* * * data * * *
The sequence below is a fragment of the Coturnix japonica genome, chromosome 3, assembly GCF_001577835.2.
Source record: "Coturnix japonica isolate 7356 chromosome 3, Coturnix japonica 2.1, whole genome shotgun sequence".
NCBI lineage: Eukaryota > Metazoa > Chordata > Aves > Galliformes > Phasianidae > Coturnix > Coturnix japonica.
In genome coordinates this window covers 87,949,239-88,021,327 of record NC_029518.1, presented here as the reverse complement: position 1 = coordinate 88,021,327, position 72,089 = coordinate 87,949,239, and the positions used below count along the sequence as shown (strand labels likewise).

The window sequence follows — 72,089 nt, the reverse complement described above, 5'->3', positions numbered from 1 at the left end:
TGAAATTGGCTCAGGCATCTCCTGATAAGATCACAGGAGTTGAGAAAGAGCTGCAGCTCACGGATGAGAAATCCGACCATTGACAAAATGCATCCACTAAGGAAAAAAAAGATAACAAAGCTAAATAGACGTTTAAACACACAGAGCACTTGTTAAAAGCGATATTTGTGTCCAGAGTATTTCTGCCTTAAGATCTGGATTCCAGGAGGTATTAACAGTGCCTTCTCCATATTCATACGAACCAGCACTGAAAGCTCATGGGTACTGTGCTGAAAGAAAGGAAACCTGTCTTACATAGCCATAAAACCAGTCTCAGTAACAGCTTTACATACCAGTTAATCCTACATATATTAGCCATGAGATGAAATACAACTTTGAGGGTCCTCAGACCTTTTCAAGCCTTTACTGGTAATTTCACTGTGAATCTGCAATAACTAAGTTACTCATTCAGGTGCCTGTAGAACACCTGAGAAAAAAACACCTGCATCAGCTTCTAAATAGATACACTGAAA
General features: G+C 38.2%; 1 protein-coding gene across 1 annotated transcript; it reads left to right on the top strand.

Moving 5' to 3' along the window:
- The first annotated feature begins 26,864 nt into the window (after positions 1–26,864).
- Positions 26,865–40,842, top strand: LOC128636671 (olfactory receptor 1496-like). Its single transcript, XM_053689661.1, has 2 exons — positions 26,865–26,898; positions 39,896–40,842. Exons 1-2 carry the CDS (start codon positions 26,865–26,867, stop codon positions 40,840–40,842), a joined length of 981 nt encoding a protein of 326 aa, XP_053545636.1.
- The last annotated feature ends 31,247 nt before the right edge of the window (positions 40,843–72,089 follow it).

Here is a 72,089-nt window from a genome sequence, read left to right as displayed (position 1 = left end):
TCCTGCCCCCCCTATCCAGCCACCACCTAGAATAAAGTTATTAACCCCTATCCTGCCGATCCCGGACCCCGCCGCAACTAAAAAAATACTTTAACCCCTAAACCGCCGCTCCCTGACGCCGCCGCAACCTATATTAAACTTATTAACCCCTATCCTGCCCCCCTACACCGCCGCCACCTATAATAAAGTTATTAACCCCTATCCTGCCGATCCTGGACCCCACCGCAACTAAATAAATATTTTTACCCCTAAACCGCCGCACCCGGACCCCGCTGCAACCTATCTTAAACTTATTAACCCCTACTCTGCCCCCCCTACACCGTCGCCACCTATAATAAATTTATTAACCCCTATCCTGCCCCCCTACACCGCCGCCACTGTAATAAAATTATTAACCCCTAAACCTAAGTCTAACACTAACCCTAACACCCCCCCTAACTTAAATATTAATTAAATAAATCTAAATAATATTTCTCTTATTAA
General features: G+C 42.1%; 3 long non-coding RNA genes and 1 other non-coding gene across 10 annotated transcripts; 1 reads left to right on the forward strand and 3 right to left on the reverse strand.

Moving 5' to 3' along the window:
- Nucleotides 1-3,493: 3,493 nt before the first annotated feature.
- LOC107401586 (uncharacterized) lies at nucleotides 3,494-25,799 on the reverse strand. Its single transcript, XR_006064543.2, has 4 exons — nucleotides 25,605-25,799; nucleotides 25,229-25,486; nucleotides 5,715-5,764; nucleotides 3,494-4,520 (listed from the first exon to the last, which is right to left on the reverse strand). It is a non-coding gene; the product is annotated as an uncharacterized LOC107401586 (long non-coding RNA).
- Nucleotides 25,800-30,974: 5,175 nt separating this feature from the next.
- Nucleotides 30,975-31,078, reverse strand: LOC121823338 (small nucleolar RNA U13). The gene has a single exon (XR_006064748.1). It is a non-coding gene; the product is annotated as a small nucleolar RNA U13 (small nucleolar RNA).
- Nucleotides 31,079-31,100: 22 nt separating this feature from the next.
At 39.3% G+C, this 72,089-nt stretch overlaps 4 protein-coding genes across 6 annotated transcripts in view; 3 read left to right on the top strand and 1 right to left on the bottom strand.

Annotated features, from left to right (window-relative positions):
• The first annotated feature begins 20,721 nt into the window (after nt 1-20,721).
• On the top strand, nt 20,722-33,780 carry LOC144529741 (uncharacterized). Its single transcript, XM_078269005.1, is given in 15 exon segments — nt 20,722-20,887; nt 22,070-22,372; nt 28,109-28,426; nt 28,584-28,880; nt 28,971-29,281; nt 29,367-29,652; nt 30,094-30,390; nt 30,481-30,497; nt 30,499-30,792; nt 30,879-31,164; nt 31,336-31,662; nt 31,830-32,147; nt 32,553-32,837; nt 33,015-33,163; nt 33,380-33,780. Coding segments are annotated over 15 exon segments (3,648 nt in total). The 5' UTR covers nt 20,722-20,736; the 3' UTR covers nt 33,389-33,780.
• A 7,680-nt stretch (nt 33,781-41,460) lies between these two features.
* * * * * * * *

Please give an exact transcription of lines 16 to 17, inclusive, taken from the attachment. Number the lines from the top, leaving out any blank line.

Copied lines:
- Nucleotides 1-3,493: 3,493 nt before the first annotated feature.
- LOC107401586 (uncharacterized) lies at nucleotides 3,494-25,799 on the reverse strand. Its single transcript, XR_006064543.2, has 4 exons — nucleotides 25,605-25,799; nucleotides 25,229-25,486; nucleotides 5,715-5,764; nucleotides 3,494-4,520 (listed from the first exon to the last, which is right to left on the reverse strand). It is a non-coding gene; the product is annotated as an uncharacterized LOC107401586 (long non-coding RNA).